From bugs to drugs

phys.org | 6/27/2017 | Staff
bethtetleybethtetley (Posted by) Level 4
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A new study led by Prof Shoumo Bhattacharya has decoded the structure of unique proteins found in tick saliva and created new ones not found in nature, paving the way for a new generation of "Swiss-army knife' anti-inflammatory drugs, with customized extensions to block different inflammatory pathways.

Previous research by Prof Bhattacharya underlines that tick saliva can be a pharmacological gold mine, potentially yielding many new drugs which could treat disorders ranging from cardiovascular diseases and stroke to arthritis. This previous work identified a group of tick saliva proteins called evasins, which bind to and neutralize chemokines, a group of chemicals key to causing inflammation in the body.

Researchers - Trick - Evasins - Pathway - Routes

Now the researchers have worked out the structural trick that enables tick evasins to block a complex pathway that has multiple routes to the same response. What's more, they can now manipulate this structure to make new, custom-made proteins based on tick evasins.

But why ticks?

Ticks - Time - Dinosaurs - Years - Ways

"Ticks have been around since before the time of dinosaurs, and they've have a few million years to evolve ways of biting and feeding off animals without triggering their inflammatory cascade," says Professor Bhattacharya. "If you're walking through a tick-infected field and get bitten by a tick, you're unlikely to even notice."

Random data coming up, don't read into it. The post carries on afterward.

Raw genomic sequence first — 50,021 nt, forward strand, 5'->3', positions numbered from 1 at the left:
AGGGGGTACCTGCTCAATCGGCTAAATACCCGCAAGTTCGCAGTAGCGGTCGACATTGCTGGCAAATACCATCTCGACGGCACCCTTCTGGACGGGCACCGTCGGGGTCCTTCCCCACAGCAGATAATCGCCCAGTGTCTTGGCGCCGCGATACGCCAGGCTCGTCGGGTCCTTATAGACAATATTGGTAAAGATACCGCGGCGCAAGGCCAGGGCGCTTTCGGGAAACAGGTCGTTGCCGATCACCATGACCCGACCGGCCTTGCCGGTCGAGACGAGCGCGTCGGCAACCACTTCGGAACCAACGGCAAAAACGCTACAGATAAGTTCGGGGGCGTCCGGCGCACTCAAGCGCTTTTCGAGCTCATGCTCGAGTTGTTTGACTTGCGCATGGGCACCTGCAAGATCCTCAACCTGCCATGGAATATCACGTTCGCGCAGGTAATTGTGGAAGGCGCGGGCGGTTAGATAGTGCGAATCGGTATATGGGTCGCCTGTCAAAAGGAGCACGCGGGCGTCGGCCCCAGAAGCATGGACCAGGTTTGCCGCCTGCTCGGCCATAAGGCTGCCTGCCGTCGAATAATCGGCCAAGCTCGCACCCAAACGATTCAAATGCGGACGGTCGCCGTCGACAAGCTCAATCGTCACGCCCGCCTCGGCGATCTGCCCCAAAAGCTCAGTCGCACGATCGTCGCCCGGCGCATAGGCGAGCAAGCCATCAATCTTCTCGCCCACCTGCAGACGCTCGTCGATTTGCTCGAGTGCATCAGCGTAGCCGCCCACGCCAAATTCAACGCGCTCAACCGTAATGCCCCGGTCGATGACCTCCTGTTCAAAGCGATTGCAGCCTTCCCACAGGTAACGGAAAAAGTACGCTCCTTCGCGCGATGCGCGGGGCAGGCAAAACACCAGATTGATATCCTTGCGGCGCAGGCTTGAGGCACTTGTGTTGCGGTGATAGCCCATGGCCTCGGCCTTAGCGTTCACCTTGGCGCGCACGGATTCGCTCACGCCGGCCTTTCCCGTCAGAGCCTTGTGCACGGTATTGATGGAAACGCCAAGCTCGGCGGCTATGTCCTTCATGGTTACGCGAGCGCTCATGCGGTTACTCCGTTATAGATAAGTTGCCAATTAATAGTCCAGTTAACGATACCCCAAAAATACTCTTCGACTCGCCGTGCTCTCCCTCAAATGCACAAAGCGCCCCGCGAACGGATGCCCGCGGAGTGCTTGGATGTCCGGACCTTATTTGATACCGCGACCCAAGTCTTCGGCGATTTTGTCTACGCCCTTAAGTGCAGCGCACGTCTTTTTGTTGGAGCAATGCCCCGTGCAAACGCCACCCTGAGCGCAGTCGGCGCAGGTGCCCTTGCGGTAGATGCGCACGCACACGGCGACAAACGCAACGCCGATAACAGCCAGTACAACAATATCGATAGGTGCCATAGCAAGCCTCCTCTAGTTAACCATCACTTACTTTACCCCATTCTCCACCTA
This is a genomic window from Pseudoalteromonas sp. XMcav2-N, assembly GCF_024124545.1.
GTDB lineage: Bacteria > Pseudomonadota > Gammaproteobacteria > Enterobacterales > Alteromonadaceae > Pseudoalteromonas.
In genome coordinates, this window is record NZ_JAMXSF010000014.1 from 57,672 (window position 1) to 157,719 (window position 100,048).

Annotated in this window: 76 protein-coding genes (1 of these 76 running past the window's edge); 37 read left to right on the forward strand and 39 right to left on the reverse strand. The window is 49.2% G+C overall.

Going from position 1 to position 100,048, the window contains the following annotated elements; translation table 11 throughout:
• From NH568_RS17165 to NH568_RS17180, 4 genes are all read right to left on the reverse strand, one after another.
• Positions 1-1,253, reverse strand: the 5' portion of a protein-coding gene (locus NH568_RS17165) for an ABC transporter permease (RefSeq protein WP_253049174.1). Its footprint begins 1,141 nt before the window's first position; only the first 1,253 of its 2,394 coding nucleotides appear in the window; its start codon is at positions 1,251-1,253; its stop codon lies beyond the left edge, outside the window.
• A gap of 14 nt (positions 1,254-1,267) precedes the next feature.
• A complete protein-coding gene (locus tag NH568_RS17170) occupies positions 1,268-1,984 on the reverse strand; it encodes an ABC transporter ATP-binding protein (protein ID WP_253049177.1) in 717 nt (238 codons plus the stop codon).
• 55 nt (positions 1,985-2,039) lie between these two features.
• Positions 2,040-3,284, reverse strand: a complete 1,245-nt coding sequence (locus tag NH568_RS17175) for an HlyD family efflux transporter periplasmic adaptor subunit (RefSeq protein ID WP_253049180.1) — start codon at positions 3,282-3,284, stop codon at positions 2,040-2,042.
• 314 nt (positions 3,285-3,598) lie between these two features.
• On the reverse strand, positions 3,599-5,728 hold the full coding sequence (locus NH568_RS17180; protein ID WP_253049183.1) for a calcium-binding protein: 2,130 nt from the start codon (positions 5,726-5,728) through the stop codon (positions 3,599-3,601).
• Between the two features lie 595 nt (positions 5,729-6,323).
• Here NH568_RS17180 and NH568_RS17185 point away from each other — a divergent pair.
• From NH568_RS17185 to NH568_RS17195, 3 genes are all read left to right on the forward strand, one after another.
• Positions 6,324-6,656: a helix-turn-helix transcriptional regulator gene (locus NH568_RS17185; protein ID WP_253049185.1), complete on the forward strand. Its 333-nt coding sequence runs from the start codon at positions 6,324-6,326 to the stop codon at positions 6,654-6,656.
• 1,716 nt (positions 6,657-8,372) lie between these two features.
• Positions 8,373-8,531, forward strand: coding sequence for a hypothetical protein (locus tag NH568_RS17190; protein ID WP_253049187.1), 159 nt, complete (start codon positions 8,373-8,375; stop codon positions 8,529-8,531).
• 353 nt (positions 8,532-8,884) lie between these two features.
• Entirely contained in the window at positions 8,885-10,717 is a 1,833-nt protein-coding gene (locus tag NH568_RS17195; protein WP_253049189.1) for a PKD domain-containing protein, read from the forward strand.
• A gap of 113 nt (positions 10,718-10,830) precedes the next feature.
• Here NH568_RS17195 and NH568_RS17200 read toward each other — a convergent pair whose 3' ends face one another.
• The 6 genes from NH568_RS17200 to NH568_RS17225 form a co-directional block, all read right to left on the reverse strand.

Once attached to an animal, ticks can feed for 8-10 days, successfully blocking pain, clotting and the body's normal inflammatory response to injury.

Inflammation - Part - Body - Immune - Response

This inflammation is part of the body's standard immune response: when tissues are damaged by for example, an infection, they send out distress signals, in the form of the chemokine proteins. White blood cells response to these signals and appear at the scene of infection or injury, to clear up damaged tissues and fight any infection.

"This process is usually helpful, but sometimes, the white blood cells basically lose the plot and cause further damage," says Professor Bhattacharya.

This...
(Excerpt) Read more at: phys.org
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